My great grandmother’s knowledge of Kashubian culture and belief was never passed on, she passed away while all of her children were between the ages of 6 and 16. For me, learning about my Kashubian ancestry has been an opportunity to reinvigorate that knowledge. When I saw Kashubian embroidery I was captivated. It is a tradition that extends back to the 13th century. The designs are inspired by nature – pansies, cornflower, blue-bells, lilies, forget-me-nots – in both content and color.  The colors symbolize the Baltic Sea, lakes and rivers, the sky, meadows, forests, the sun, love, and adversity. I am far way from being able to do anything as beautiful or as intricate as Kashubian embroidery. For now, it serves to inspire me as I learn. To see Kashubian embroidery, visit:

If you are interested in learning to embroider, check out: Threaded by Tatum Her directions are clear, easy to follow, and she has all of the necessary supplies .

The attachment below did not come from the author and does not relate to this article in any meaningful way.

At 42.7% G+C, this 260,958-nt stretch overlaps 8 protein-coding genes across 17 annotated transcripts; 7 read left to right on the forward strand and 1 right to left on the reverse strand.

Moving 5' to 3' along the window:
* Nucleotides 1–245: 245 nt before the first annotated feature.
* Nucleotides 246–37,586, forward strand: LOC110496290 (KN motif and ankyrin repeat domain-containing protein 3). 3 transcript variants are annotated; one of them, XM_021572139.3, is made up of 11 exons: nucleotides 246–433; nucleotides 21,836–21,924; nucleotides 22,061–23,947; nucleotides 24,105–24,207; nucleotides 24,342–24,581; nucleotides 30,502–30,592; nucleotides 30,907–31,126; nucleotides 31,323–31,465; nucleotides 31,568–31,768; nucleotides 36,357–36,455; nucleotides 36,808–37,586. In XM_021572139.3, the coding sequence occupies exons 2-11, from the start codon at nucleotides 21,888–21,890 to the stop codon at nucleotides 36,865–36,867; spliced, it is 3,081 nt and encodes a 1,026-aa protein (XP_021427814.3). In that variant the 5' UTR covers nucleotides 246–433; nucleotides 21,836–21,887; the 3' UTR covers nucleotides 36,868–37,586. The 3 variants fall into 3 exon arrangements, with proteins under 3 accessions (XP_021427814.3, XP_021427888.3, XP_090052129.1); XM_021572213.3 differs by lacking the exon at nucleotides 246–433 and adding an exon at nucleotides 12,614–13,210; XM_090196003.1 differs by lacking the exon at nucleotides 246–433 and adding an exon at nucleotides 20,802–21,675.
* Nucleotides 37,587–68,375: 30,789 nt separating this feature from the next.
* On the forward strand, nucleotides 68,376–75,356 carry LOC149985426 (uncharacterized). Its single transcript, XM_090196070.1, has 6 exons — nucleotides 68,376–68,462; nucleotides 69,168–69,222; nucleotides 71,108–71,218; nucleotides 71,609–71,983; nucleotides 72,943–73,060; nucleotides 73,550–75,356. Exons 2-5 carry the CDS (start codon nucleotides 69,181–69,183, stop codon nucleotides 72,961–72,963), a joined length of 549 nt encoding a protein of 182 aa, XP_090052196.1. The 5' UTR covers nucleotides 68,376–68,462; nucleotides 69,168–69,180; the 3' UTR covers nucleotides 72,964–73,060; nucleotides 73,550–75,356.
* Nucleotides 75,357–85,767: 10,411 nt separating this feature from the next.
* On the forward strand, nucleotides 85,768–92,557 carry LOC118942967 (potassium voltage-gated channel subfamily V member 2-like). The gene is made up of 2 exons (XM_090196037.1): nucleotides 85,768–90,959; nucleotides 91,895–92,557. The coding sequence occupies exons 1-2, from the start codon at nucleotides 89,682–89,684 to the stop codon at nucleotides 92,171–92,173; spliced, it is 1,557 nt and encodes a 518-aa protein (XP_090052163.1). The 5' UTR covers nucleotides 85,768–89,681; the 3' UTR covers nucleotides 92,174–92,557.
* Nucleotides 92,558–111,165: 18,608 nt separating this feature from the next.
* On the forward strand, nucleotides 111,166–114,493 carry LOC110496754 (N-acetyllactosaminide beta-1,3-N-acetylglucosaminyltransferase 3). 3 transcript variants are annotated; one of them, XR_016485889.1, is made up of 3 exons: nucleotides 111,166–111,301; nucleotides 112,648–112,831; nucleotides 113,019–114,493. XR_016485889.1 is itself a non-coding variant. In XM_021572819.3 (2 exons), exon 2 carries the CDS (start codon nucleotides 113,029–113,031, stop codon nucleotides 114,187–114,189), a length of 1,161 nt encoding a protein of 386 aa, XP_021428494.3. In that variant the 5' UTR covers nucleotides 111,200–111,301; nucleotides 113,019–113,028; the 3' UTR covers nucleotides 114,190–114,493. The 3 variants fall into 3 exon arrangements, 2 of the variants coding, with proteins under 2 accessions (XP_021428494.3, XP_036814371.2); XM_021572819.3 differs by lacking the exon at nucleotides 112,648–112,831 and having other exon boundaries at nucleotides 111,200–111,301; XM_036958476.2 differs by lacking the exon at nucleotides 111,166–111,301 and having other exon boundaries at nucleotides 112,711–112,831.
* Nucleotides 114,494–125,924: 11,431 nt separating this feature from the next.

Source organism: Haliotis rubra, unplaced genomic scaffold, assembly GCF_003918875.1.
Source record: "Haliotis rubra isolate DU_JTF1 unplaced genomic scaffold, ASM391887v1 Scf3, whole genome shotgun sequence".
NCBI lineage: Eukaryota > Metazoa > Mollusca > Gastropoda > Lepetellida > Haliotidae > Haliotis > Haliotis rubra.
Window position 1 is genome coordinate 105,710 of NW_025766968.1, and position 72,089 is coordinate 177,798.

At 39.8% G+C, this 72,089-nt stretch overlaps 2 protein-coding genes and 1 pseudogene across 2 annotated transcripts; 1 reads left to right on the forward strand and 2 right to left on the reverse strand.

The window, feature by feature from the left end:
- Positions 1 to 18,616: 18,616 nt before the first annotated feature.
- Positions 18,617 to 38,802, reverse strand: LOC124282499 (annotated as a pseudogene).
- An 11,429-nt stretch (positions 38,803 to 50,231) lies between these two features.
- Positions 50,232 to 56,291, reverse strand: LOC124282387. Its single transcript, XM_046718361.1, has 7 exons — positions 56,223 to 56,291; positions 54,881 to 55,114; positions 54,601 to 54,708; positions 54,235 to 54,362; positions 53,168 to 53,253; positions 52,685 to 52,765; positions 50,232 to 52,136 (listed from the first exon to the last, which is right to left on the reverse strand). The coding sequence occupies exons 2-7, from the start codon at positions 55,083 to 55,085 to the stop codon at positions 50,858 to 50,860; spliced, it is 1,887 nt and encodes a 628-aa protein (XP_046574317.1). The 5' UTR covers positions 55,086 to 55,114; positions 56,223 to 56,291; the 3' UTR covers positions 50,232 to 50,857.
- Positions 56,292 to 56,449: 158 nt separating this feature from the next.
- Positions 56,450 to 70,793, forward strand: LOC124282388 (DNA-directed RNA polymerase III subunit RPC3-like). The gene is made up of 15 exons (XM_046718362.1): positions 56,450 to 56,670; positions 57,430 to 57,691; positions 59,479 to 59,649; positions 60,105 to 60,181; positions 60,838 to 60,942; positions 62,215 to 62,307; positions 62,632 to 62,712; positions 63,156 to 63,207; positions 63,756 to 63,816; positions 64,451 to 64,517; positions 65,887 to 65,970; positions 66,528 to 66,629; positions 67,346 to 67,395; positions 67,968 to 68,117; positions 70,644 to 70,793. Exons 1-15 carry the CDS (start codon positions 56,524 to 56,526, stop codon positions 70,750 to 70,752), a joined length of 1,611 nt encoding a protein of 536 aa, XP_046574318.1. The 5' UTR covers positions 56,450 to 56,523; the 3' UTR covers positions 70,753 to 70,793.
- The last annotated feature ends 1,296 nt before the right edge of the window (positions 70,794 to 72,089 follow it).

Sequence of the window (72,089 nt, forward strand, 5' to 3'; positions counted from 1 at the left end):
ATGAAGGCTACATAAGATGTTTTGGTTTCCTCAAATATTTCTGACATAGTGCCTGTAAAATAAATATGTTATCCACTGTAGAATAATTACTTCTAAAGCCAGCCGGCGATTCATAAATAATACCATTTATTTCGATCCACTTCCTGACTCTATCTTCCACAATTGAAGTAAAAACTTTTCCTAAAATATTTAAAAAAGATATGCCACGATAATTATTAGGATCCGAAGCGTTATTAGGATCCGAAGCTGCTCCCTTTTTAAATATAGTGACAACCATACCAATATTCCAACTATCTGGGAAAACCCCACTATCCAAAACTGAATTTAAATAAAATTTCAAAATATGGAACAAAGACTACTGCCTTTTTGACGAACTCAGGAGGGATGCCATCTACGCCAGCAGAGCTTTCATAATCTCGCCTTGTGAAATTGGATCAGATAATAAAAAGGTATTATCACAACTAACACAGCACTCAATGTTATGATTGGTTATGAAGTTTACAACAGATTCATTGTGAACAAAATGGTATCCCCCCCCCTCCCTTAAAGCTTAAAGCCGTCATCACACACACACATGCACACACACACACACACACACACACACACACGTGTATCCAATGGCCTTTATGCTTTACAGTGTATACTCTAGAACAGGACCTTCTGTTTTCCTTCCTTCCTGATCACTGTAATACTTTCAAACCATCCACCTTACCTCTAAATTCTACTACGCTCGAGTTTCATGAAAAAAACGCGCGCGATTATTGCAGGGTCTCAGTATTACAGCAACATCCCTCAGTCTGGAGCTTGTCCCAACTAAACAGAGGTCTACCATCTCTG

I have been delving into stories of shape shifting women, especially selkie stories. Selkie women are sea maidens who come ashore and remove their seal skins to reveal a human body. If the skins are captured by a human man, the selkie must live with him until her skin is returned to her. Only then can she return to the water.  Sometimes selkies are vengeful after the return of their skin, sometimes they are supportive after their return to the water. My favorite story right now is The Selkie’s New Skin from If Women Rose Rooted by Sharon Blackie. I read it a number of years ago and keep coming back to it. In this story the Selkie woman provides an opening for her daughter to “if ever she should choose, she also could take to the sea.” Mother, teacher, wisdom holder, all contained in this Selkie woman.